First Night: Wilko Johnson, The Fleece, Bristol
'I betcha going to miss me when I'm gone' – we sure will
Nick Hasted has been a film journalist since 1986. He writes about film, music, books and comics for The Independent, Sight & Sound, Uncut and Little White Lies. He has published two books: The Dark Story of Eminem (2002), and You Really Got Me: The Story of The Kinks (2011), both from Omnibus Press.
Thursday 28 February 2013
Wilko Johnson’s farewell tour is, for once in rock’n’roll, poignantly irrevocable. The pancreatic cancer doctors say will kill him this year has seen to that. With bitter irony, his discussion on Radio 4 of his post-diagnosis sensations of pin-sharp connection to the world finally introduced a general audience to one of British rock’s lost treasures.
Inside the honest club sweatbox where Johnson has aptly chosen to start his last go-round, there’s barely room to move. These fans don’t know him as a spiritually articulate cancer casualty, but the songwriter-guitarist of Canvey Island’s great 1970s r’n’b band Dr. Feelgood. They had a theatrical menace which cleared the way for punk, and in Johnson a bug-eyed guitar gunslinger whose lyrics carved pulp poetry from the landscape and people of his Essex home.
With Blockheads bassist Norman Watt-Roy and drummer Dylan Howe backing him, Johnson is soon tearing into songs from a solo career still awaiting discovery. In “Barbed Wire Blues”, his serrated, stuttering guitar stabs are an art a personal, irreplaceable art.
“Dr. Dupree” then offers an exotically mysterious narrative, to which Johnson curls drifting psychedelic blues figures. Dr. Feelgood’s “Sneakin’ Suspicion” may be his best song. The notes are clenched as tight as a speed-freak’s teeth, and the blues template of “waking up this morning” is given film noir existential threat, as a phone the narrator doesn’t dare answer rings in an empty room. Factory shifts, late-night drinking and ill-advised affairs animate this world.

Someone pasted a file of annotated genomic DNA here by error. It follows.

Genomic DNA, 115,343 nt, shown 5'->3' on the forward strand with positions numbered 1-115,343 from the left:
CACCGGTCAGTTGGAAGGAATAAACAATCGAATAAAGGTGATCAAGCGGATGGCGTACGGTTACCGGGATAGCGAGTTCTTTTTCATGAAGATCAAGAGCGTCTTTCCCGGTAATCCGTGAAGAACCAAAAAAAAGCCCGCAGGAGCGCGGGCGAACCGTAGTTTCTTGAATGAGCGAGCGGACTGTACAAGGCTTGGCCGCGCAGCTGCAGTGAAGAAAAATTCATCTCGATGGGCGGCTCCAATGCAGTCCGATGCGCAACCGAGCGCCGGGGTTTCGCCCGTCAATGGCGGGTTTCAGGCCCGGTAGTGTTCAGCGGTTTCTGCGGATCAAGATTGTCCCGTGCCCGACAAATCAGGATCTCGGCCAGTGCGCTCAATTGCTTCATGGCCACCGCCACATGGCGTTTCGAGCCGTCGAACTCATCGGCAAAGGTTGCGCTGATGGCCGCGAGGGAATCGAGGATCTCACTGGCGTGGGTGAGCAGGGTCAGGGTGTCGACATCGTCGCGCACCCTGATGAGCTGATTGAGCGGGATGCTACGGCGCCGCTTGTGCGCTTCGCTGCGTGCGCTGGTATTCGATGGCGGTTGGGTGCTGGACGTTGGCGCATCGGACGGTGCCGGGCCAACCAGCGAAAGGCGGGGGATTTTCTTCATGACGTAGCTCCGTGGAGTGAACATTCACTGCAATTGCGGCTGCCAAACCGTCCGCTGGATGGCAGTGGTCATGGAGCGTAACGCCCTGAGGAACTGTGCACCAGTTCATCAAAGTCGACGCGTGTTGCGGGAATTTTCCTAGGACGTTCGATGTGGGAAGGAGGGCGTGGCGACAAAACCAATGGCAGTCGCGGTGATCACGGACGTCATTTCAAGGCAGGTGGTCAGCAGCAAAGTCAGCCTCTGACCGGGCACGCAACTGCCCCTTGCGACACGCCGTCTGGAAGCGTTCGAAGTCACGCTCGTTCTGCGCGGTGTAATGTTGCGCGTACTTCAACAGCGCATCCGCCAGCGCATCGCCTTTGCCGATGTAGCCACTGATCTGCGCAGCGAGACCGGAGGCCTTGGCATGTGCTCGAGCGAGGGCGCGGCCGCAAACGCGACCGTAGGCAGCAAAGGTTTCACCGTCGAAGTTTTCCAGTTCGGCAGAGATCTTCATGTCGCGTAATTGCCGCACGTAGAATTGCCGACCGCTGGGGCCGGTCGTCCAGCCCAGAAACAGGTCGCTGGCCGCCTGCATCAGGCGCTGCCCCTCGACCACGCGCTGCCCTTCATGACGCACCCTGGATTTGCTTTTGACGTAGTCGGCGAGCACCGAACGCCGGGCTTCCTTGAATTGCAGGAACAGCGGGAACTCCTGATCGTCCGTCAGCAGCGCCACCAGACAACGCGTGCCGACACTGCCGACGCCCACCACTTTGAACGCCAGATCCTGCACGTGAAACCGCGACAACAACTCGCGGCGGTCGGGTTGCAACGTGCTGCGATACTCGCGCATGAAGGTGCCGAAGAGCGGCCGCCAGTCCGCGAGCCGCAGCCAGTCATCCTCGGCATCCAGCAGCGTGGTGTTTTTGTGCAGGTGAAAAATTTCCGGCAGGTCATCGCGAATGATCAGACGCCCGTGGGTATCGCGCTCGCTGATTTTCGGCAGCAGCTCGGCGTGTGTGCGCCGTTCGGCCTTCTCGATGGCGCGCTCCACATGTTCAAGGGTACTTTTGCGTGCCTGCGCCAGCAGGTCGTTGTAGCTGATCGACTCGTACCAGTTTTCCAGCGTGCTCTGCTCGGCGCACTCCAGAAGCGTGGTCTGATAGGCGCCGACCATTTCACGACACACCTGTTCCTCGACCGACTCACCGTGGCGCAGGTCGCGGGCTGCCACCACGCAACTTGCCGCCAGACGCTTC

There’s something fundamental to everything he does tonight: the slow-motion slides across the stage, eyes bulging in mock-threat, and the lean plucks and punches of his guitar. He swings that machine-gun surrogate one more time near the end; no longer the comic-book Al Capone of old, more a soft-hearted gangster of love.
Albeit one who only the previous day, he sheepishly tells us, stabbed his guitar-hand with a carving knife in the heat of an argument on Skype. There’s a long, delicate encore of Chuck Berry’s “Bye Bye Johnny”, in which the lyric “Bye-bye, Johnny B. Goode” draws farewell waves from the crowd. It’s the only hint of mawkishness. Johnson feared he would be a “sorry spectacle” before these gigs began; a stricken, pitiful casualty. The happy evidence is that Wilko Johnson is utterly alive.
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